Should a Pregnant Woman Be Punished for Exposing Her Fetus to Risk? HSM524
The problem at hand is “Should a Pregnant Woman be Punished for Exposing Her Fetus to Risk? This article presented me with two different opinions. There is Jean Toal, from Majority Opinion, Cornelia Whitner, Respondent, v. State of South Carolina, Petitioner (July 15, 1997). The other opinion comes from Lynn M. Paltrow, from “Punishment and Prejudice: Judging Drug-Using Pregnant Women,” in Julia E. Hanigsberg and Sara Ruddick, eds., Mother Troubles: Rethinking Contemporary Maternal Dilemmas (Beacon Press, 1999). There has been much debate surrounding this issue. The first case is involving Cornelia Whitner who pled guilty to criminal child neglect after her baby was born addicted to crack cocaine. (Whitner v. SC) The main focus here is the definition of “Person”. South Carolina for the longest has recognized that viable fetuses fit the definition of a “person”. Therefore the courts had no difficulty in holding the mother responsible for the neglect of the child. Ms. Whitner also argued that her pleading guilty and her drug use being made known was a violation of her right to privacy. Pozgar talks about the Privacy Act of 1974 which was enacted to safeguard individual privacy from the misuse of federal records, to give individuals’ access to records concerning themselves that re maintained by federal agencies and to establish a Privacy Protection Safety Commission. (Pozgar, 2011). However, this author based on all the evidence presented doesn’t believed her rights were violated being that crack cocaine is an illegal substance that she should not have had in her possession in the first place. The second argument contradicts the crack baby syndrome of the late eighties and nineties. This arguments shows alcohol and cigarettes can have even greater risks than that of cocaine. Studies have shown that cocaine seems to act more...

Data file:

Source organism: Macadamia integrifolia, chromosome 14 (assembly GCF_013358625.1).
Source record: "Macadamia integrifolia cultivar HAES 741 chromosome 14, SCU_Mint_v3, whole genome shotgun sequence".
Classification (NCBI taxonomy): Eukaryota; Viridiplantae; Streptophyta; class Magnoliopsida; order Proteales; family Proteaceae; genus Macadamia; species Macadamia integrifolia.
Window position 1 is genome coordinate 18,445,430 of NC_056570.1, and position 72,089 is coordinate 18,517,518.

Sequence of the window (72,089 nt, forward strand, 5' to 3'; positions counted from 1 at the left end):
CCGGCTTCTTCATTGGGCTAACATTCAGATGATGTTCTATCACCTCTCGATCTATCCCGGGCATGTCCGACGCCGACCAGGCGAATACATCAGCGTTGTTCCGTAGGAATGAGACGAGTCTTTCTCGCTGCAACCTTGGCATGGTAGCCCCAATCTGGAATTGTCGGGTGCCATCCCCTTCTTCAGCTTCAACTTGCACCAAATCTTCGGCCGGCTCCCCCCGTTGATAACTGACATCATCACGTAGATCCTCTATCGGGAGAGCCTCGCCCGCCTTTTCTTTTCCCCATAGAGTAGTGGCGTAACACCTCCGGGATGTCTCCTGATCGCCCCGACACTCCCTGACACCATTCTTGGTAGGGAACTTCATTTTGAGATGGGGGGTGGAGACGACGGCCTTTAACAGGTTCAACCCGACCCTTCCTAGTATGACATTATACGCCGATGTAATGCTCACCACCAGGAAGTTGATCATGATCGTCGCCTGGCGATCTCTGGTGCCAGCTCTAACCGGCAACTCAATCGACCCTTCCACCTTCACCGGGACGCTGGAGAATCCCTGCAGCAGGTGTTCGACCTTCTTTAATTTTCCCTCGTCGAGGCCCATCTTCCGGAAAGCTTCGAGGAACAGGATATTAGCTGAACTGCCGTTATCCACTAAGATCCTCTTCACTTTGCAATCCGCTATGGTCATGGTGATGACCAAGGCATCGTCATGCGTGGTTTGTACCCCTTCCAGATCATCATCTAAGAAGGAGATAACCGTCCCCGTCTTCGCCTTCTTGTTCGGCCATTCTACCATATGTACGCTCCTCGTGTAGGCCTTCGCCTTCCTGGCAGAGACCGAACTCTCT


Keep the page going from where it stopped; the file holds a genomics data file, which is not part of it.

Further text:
References: 1. Time Magazine (13 May 1991)
2. Pozgar, G. D. (2012). Legal aspects of health care administration. (11 ed.). Sudbury, MA: Jones & Bartlett Publishers.
3. “Punishment and Prejudice: Judging Drug-Using Pregnant Women,” in Julia E. Hanigsberg and Sara Ruddick, eds., Mother Troubles: Rethinking Contemporary Maternal Dilemmas (Beacon Press, 1999)
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